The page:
The composition and structure of scars vary depending on gender, scientists from the Institute of Animal Reproduction and Food Research of the Polish Academy of Sciences in Olsztyn have shown. Tissues in men are characterised by a higher content of type 1 collagen and elastin. Women, on the other hand, showed a higher accumulation of type 3 collagen, characteristic of scarless wound healing.

– Our work is the first publication to demonstrate differences between men and women over 50 in the structure of cutaneous scars. The obtained results may contribute to the development of research on new pharmaceuticals taking into account gender differences in patients – emphasises Professor Barbara Gawrońska-Kozak, leader of the Regenerative Biology Team at the Institute of Animal Reproduction and Food Research of the Polish Academy of Sciences in Olsztyn.

Her team’s research focuses on understanding the molecular basis of the repair mechanisms controlling the healing process of skin wounds with scar formation (reparative healing), but also in terms of regenerative (scarless), healing.


Scars are 'mementos’ left on the skin after various types of injury, such as cuts (e.g. post-operative wounds), lacerations, or burns. The rate of wound healing can be affected by many factors including age, gender, body area, and wound size.

– Scar healing is beneficial for the organism, as it restores, relatively quickly, the protective function of the skin, preventing the penetration of pathogenic microorganisms into the injured area. Unfortunately, disorders in the healing process may result in numerous complications, such as non-healing wounds or hypertrophic scars, explains Prof. Barbara Gawrońska-Kozak.

In the animal world, there is also scarless wound healing, called regenerative or ideal wound healing. – This is the process of regaining the appearance and functionality of uninjured skin. This type of wound healing rarely occurs in mammals. One example of regeneration observed in humans is the healing of skin wounds during the first two trimesters of fetal life. When an injury occurs during this time (e.g. during surgery in the womb), the skin heals scarlessly, with no trace of the injury. Interestingly, research by scientists from the UK has shown that in elderly people, healing of skin injuries lasts longer, but with the formation of a smaller, more delicate scar, with a macroscopic and microscopic appearance resembling uninjured skin – says Dr. Marta Kopcewicz of the Regenerative Biology Team at the IAR&FR PAS.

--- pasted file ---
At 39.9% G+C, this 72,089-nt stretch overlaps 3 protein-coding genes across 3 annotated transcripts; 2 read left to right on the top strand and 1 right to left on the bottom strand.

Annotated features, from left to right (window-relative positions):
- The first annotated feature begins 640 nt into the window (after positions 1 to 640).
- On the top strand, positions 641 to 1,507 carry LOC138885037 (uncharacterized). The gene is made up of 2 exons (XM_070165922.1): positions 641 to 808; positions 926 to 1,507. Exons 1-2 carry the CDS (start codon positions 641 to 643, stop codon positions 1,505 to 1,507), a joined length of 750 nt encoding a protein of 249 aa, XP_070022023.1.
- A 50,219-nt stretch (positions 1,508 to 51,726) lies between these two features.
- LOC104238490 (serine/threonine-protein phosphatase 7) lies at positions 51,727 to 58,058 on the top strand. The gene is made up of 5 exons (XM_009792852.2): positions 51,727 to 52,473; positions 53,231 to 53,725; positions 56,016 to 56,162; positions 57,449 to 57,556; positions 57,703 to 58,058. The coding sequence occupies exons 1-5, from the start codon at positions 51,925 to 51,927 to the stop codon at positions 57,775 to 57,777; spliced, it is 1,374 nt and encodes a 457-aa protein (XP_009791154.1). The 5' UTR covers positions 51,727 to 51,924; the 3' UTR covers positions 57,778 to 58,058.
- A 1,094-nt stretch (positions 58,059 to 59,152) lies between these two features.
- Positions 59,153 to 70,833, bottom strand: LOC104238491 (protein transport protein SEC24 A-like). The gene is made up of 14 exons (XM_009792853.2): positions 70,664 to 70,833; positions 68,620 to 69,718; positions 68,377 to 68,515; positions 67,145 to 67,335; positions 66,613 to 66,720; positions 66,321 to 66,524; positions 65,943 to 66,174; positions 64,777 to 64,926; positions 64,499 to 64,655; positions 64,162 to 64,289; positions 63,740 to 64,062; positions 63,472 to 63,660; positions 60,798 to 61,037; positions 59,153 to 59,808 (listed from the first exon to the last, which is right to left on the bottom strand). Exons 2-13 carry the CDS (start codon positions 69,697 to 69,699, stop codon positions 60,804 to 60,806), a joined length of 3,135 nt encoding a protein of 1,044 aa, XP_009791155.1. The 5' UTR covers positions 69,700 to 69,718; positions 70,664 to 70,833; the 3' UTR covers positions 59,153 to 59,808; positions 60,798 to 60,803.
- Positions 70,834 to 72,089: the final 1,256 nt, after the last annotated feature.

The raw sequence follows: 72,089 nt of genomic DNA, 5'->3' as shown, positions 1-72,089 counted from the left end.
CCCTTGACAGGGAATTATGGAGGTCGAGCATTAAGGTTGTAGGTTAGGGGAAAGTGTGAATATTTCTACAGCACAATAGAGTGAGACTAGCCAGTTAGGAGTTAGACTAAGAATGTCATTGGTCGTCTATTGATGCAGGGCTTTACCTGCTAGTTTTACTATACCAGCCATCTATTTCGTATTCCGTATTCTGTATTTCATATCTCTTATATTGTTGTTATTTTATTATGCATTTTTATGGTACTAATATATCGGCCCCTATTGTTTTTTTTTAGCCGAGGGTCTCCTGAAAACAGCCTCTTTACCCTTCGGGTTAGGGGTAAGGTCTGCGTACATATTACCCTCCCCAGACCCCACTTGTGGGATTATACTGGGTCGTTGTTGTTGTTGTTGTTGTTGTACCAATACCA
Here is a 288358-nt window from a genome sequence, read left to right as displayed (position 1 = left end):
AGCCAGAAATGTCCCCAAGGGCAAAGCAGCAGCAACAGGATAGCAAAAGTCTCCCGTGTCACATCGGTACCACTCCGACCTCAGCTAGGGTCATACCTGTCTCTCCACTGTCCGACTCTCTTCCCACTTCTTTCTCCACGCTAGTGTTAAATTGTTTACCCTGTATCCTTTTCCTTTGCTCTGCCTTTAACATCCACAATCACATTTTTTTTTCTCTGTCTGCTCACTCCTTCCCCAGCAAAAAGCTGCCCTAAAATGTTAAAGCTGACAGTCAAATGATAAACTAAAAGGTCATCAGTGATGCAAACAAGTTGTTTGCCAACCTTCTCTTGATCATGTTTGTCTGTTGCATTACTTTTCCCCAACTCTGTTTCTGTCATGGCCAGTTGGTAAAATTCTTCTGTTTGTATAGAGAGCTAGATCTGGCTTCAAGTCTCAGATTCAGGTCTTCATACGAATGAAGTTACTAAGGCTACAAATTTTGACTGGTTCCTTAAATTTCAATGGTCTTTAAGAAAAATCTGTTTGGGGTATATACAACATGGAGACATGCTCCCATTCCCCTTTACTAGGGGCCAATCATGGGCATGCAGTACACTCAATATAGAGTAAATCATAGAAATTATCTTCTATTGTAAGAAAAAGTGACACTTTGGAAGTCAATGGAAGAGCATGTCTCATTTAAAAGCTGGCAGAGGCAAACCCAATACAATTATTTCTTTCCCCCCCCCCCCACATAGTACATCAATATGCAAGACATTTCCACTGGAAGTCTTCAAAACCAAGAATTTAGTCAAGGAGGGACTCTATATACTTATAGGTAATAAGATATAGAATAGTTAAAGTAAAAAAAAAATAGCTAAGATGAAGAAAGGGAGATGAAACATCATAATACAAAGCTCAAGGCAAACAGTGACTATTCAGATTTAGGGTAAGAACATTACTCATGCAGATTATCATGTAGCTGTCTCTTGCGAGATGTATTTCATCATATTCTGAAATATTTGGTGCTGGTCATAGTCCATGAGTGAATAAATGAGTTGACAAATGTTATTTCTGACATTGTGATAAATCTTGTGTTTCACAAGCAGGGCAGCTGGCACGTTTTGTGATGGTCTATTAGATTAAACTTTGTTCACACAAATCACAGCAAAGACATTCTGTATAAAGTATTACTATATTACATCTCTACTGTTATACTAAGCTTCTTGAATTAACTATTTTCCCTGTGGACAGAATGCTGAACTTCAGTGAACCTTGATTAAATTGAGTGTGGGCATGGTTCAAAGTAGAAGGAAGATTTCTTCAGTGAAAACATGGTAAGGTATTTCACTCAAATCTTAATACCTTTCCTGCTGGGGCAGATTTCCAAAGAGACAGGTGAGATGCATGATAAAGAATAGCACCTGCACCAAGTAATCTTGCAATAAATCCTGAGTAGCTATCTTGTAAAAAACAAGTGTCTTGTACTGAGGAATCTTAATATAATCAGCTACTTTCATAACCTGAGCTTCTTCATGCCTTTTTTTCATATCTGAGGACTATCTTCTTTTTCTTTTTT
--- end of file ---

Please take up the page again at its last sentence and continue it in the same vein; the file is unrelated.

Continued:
To better understand the molecular basis of scar formation and to see what is the role of gender in this process, researchers from Prof. Barbara Gawrońska-Kozak’s team decided to analyse samples of uninjured and scarred skin, collected from men and women over 50. The tissues were taken from the patient’s abdominal areas (with their written consent and under the supervision of the local ethics committee). Doctors from the Voivodal Specialistic Hospital in Olsztyn were involved in the research.

– It has long been known that intact skin varies by gender: in men, among other things, it is thicker, with higher amounts of type 1 collagen, and with more sebaceous glands secreting  sebum. Our research indicates that there are also gender-dependent differences in scars – points out Prof. Barbara Gawrońska-Kozak.

Thus: men have more type 1 collagen and elastin in abdominal skin scars than women, which is in line with what is known about differences in uninjured skin. Women, on the other hand, showed higher expression levels of genes specific to the adipose tissue present in the skin.

Interestingly, we observed a higher accumulation of type 3 collagen in women’s scars – a type of collagen that is associated with regenerative wound healing. – These are only the first indications which require further research, but we have presented for the first time that women may have a greater potential for regenerative healing than men – says Dr. Marta Kopcewicz.

The researchers also histologically assessed the structure of scars. Their analyses showed that the arrangement of collagen fibres and their thickness also depended on gender: they are finer in women.


Earlier studies by Dr. Marta Kopcewicz, conducted on animals, showed that age and gender have the greatest impact on the wound healing process. – Our latest research, already conducted on human tissues, has confirmed this – emphasizes the researcher.

According to Prof. Barbara Gawrońska-Kozak, the results may contribute to further research into potential pharmacological products that take gender differences into account. – In addition, our study contributes to important knowledge about scarring in people over 50, when the skin is different from that of young people, who are usually the research group in studies in this area – concludes the scientist.

An article presenting the results of the described study was published in the journal Biomedicines and is available here.

Data publikacji: 6.03.2024